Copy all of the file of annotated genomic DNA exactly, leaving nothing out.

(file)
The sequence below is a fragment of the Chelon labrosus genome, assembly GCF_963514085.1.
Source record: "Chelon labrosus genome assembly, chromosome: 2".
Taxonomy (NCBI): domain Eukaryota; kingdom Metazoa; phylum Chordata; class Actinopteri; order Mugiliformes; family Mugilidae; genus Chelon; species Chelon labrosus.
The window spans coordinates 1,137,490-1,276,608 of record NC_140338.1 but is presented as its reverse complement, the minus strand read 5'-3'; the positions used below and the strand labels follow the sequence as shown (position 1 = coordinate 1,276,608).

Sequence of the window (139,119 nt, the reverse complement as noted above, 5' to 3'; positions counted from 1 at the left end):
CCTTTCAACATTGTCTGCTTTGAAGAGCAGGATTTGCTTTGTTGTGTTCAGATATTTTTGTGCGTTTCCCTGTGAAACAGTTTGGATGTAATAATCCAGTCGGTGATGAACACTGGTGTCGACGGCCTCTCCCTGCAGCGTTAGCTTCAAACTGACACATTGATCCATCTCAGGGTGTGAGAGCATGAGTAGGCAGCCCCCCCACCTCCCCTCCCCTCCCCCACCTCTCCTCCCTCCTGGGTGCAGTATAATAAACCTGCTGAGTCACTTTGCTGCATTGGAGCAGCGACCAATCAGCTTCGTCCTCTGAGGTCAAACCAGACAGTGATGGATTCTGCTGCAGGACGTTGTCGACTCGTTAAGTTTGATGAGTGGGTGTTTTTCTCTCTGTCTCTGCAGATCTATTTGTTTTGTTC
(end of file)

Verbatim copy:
The sequence below is a fragment of the Chelon labrosus genome, assembly GCF_963514085.1.
Source record: "Chelon labrosus genome assembly, chromosome: 2".
Taxonomy (NCBI): domain Eukaryota; kingdom Metazoa; phylum Chordata; class Actinopteri; order Mugiliformes; family Mugilidae; genus Chelon; species Chelon labrosus.
The window spans coordinates 1,137,490-1,276,608 of record NC_140338.1 but is presented as its reverse complement, the minus strand read 5'-3'; the positions used below and the strand labels follow the sequence as shown (position 1 = coordinate 1,276,608).

Sequence of the window (139,119 nt, the reverse complement as noted above, 5' to 3'; positions counted from 1 at the left end):
CCTTTCAACATTGTCTGCTTTGAAGAGCAGGATTTGCTTTGTTGTGTTCAGATATTTTTGTGCGTTTCCCTGTGAAACAGTTTGGATGTAATAATCCAGTCGGTGATGAACACTGGTGTCGACGGCCTCTCCCTGCAGCGTTAGCTTCAAACTGACACATTGATCCATCTCAGGGTGTGAGAGCATGAGTAGGCAGCCCCCCCACCTCCCCTCCCCTCCCCCACCTCTCCTCCCTCCTGGGTGCAGTATAATAAACCTGCTGAGTCACTTTGCTGCATTGGAGCAGCGACCAATCAGCTTCGTCCTCTGAGGTCAAACCAGACAGTGATGGATTCTGCTGCAGGACGTTGTCGACTCGTTAAGTTTGATGAGTGGGTGTTTTTCTCTCTGTCTCTGCAGATCTATTTGTTTTGTTC